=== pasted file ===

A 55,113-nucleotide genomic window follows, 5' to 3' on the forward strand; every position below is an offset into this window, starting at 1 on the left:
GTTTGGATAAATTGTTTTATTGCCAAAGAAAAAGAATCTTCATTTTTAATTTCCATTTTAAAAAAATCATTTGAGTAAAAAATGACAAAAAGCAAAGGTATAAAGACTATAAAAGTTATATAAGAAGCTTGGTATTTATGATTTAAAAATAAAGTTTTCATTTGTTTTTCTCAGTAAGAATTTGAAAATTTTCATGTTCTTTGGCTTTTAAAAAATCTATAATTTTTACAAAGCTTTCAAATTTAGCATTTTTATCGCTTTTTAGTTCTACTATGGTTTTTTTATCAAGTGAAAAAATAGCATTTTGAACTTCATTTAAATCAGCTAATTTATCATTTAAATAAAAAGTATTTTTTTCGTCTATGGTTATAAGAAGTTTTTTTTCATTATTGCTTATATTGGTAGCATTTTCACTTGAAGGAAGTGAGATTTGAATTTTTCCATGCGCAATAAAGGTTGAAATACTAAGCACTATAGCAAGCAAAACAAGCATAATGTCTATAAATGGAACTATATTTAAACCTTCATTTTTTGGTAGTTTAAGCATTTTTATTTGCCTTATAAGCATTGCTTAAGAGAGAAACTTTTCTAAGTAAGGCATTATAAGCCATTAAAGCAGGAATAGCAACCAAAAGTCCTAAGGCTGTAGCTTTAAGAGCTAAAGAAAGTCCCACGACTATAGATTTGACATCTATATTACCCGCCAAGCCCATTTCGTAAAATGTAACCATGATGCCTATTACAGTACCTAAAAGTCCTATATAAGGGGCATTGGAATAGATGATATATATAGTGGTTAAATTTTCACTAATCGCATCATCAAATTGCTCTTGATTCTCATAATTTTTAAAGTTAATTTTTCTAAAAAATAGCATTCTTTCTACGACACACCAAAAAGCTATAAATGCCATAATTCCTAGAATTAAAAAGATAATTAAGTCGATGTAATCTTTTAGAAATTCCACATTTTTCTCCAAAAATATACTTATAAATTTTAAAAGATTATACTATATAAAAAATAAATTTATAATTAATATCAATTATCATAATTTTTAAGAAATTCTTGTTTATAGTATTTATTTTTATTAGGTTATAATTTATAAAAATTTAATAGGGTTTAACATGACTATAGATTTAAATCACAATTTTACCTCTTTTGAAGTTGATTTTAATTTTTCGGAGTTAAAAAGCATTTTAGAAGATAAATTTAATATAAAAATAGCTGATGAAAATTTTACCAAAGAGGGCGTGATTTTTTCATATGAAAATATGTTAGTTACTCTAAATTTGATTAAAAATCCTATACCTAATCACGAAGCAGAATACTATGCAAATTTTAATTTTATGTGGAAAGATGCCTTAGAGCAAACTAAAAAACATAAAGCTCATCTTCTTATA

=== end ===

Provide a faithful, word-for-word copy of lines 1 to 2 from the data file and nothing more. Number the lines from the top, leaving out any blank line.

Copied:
A 55,113-nucleotide genomic window follows, 5' to 3' on the forward strand; every position below is an offset into this window, starting at 1 on the left:
GTTTGGATAAATTGTTTTATTGCCAAAGAAAAAGAATCTTCATTTTTAATTTCCATTTTAAAAAAATCATTTGAGTAAAAAATGACAAAAAGCAAAGGTATAAAGACTATAAAAGTTATATAAGAAGCTTGGTATTTATGATTTAAAAATAAAGTTTTCATTTGTTTTTCTCAGTAAGAATTTGAAAATTTTCATGTTCTTTGGCTTTTAAAAAATCTATAATTTTTACAAAGCTTTCAAATTTAGCATTTTTATCGCTTTTTAGTTCTACTATGGTTTTTTTATCAAGTGAAAAAATAGCATTTTGAACTTCATTTAAATCAGCTAATTTATCATTTAAATAAAAAGTATTTTTTTCGTCTATGGTTATAAGAAGTTTTTTTTCATTATTGCTTATATTGGTAGCATTTTCACTTGAAGGAAGTGAGATTTGAATTTTTCCATGCGCAATAAAGGTTGAAATACTAAGCACTATAGCAAGCAAAACAAGCATAATGTCTATAAATGGAACTATATTTAAACCTTCATTTTTTGGTAGTTTAAGCATTTTTATTTGCCTTATAAGCATTGCTTAAGAGAGAAACTTTTCTAAGTAAGGCATTATAAGCCATTAAAGCAGGAATAGCAACCAAAAGTCCTAAGGCTGTAGCTTTAAGAGCTAAAGAAAGTCCCACGACTATAGATTTGACATCTATATTACCCGCCAAGCCCATTTCGTAAAATGTAACCATGATGCCTATTACAGTACCTAAAAGTCCTATATAAGGGGCATTGGAATAGATGATATATATAGTGGTTAAATTTTCACTAATCGCATCATCAAATTGCTCTTGATTCTCATAATTTTTAAAGTTAATTTTTCTAAAAAATAGCATTCTTTCTACGACACACCAAAAAGCTATAAATGCCATAATTCCTAGAATTAAAAAGATAATTAAGTCGATGTAATCTTTTAGAAATTCCACATTTTTCTCCAAAAATATACTTATAAATTTTAAAAGATTATACTATATAAAAAATAAATTTATAATTAATATCAATTATCATAATTTTTAAGAAATTCTTGTTTATAGTATTTATTTTTATTAGGTTATAATTTATAAAAATTTAATAGGGTTTAACATGACTATAGATTTAAATCACAATTTTACCTCTTTTGAAGTTGATTTTAATTTTTCGGAGTTAAAAAGCATTTTAGAAGATAAATTTAATATAAAAATAGCTGATGAAAATTTTACCAAAGAGGGCGTGATTTTTTCATATGAAAATATGTTAGTTACTCTAAATTTGATTAAAAATCCTATACCTAATCACGAAGCAGAATACTATGCAAATTTTAATTTTATGTGGAAAGATGCCTTAGAGCAAACTAAAAAACATAAAGCTCATCTTCTTATA